Veeam is a backup software company and pioneer of virtual machine backup. Way back when, while most backup software was firmly rooted in the old world of physical servers and an agent on every box, Veeam and a few others (Quest, PHD Virtual et al) began to offer specialised products aimed at protecting VMs.
Gradually, the mainstream incumbents of the backup world (Symantec, CommVault, HP, EMC, IBM TSM et al) incorporated virtual machine backup into their products. This, one might have imagined, could have adversely affected the fortunes of the VM backup specialists.
But it didn’t, and Veeam in particular, roared from nowhere into second place in a TechTarget survey question on customers’ backup provider preferences. The mystery then became, why would so many customers, who must have backup products from the incumbents deployed, buy Veeam in such large numbers and add another backup product to their infrastructure?
Speaking to Veeam VP for product strategy Doug Hazelman this week ahead of its VeeamON forum in London he gave his interpretation on that phenomenon. In short, he thinks it’s often just too much trouble for enterprises to deploy the new virtualisation-focussed features in their products.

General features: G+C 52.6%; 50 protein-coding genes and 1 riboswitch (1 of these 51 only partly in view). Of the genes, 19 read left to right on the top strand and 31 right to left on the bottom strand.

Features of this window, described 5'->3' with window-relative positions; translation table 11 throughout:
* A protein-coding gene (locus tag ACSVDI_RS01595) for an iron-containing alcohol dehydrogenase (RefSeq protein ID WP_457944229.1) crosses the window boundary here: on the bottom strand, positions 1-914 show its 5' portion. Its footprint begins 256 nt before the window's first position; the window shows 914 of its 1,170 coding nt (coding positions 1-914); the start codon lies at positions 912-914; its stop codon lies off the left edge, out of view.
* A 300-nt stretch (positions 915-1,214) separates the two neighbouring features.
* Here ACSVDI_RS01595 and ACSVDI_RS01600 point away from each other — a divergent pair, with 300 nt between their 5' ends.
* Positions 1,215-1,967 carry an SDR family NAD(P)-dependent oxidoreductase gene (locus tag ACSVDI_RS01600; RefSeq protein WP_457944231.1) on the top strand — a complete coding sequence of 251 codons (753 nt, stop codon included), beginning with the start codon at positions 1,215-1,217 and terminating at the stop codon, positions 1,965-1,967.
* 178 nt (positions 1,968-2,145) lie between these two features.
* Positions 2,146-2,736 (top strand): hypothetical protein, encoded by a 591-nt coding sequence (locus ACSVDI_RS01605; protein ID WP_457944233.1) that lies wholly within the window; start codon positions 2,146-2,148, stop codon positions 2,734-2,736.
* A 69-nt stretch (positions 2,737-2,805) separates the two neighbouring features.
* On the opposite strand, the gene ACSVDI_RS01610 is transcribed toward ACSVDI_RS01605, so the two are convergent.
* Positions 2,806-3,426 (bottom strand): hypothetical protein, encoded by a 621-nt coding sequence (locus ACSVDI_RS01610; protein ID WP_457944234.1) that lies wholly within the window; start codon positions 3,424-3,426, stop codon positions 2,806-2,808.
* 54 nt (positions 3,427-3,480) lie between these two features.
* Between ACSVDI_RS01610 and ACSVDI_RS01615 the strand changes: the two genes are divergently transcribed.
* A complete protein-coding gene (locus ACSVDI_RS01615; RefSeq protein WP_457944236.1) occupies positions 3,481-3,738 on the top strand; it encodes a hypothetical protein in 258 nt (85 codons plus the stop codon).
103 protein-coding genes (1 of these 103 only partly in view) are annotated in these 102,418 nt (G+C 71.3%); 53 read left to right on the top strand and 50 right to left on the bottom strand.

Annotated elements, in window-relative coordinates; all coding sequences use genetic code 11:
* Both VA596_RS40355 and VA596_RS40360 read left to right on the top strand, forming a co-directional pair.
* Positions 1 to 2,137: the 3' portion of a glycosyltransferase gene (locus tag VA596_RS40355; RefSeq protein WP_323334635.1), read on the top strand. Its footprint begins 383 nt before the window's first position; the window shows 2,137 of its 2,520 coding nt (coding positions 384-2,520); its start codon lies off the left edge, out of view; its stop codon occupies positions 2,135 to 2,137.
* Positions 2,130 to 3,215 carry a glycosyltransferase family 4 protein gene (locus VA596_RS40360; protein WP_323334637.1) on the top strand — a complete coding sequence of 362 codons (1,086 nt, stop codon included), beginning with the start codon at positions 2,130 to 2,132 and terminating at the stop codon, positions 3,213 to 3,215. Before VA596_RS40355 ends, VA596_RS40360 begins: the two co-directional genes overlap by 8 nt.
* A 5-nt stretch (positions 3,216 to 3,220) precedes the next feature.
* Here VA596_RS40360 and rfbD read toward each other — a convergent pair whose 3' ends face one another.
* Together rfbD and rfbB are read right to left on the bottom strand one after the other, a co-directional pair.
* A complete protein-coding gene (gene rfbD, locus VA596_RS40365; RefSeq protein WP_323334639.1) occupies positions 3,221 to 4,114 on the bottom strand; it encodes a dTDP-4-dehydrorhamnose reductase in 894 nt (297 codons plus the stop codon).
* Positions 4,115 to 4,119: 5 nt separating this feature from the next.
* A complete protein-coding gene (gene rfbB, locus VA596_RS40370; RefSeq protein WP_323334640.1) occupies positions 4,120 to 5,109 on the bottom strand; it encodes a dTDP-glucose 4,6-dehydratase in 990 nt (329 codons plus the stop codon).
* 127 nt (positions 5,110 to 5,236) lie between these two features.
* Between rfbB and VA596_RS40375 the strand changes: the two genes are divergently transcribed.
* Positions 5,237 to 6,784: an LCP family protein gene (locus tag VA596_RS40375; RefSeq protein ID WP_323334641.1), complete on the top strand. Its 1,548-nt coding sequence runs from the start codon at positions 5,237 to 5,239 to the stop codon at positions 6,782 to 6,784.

He said: “Many want to have a single vendor environment but the reality is they have more than one, probably 2.5 to 3 on average. Do they like that situation? Everyone thinks it’s the Holy Grail to standardise on one backup product but in truth they’d lose a lot of features by doing so.”
“Virtualisation and the cloud are the future but in many cases we find customers don’t take advantage of the virtualisation features in incumbent products. That’s because they’d have to retool their entire existing deployment and so they think, ‘Why not just look at best of breed?’ Also, lots of companies are just not happy with the backup products they have in place.”
It’s a plausible explanation, though not one that we can easily test, but it would account for Veeam’s good showing in the backup product stakes of late.
The other puzzler for me in backup recently is why server backup software providers do not backup mobile and endpoint devices. Currently you can backup laptops with some of the mainstream backup products but none as far I know extend to smartphones, tablets and the like.
Meanwhile, however, companies such as Druva make a good living by offering endpoint/BYOD backup etc. And it’s an area that appears necessary to achieve compliance as data stored anywhere may face a requirement to be retained for legal e-discovery etc.
So, why doesn’t Veeam consider it an area it needs to address?
Hazelman’s view was this. “If people bring their own stuff into the workplace it’s difficult to manage from a backup perspective. Personally, I don’t need backup for my own laptop. If I lost it today I wouldn’t lose data as it’s all also somewhere else. It’s a better approach to protect what’s on servers than what’s on laptops.”
I’m a little less than convinced by this. But it’ll be interesting to hear the view of others interested in backup and data protection.